Curriculum-based measurement: Generic vs. curriculum-dependent probes

Nicole Riley-Heller, Lisa Kelly-Vance, Mark Shriver

Research output: Contribution to journalArticlepeer-review

4 Scopus citations


Curriculum-based measurement (CBM) has evolved as a reliable and valid method for measuring and monitoring student performance in basic academic skills. While the efficacy of CBM for assessing reading skills is not in question, issues remain regarding whether or not a difference exists between CBM probes derived directly from the instructional curriculum and generic probes. The current study extends previous research comparing the utility of two types of CBM reading probe materials. Both types of probes were administered to 13 second grade students twice weekly for 5 weeks. No significant differences were found between the two probe types' measurement of performance or progress over time, which suggests that school psychologists and educational professionals can use generic or curriculum-dependent probes in curriculum-based measurement.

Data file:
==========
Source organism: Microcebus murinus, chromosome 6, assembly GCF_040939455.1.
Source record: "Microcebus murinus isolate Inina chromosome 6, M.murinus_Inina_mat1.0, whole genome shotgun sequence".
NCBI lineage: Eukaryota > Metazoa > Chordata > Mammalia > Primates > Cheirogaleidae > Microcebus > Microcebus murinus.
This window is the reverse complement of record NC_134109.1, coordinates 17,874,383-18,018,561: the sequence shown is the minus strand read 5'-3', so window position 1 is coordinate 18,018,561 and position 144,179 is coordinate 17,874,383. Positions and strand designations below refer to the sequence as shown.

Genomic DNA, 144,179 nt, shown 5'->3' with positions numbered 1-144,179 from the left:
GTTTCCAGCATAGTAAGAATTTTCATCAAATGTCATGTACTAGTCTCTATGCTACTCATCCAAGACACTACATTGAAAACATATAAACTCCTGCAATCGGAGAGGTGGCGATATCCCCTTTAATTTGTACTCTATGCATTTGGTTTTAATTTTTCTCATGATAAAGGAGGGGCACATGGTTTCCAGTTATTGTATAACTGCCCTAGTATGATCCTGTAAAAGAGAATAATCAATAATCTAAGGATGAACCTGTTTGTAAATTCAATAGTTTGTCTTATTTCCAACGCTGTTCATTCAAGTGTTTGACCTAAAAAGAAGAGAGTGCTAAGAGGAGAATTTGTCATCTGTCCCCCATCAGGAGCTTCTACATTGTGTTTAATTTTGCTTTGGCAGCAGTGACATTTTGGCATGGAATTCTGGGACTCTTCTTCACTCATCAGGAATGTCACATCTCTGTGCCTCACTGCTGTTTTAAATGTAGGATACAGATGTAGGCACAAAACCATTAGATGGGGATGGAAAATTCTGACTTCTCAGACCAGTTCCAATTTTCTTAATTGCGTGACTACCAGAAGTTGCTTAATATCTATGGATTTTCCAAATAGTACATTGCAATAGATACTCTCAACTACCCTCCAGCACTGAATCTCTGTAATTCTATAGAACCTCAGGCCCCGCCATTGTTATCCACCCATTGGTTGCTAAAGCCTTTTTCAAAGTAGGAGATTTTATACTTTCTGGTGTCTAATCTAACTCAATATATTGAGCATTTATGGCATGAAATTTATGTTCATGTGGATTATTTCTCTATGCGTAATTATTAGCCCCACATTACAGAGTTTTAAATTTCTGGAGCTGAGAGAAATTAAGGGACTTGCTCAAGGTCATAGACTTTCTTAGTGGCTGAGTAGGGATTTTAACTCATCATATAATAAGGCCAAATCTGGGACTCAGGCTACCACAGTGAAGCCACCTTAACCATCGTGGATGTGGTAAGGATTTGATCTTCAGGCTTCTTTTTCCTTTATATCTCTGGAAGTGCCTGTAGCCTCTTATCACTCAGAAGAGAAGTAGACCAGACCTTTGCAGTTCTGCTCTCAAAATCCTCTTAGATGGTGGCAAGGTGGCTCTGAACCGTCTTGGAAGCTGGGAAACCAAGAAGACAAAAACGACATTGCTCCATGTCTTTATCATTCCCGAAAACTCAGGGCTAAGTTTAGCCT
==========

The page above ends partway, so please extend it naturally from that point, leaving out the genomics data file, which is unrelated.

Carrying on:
Original languageEnglish (US)
Pages (from-to)141-162
Number of pages22
JournalJournal of Applied School Psychology
Issue number1
StatePublished - Jul 6 2005


  • Assessment
  • Curriculum-based measurement (CBM)
  • Curriculum-dependent
  • Generic probes
  • Student performance

ASJC Scopus subject areas

  • Education
  • Developmental and Educational Psychology
  • Applied Psychology
  • Psychiatry and Mental health


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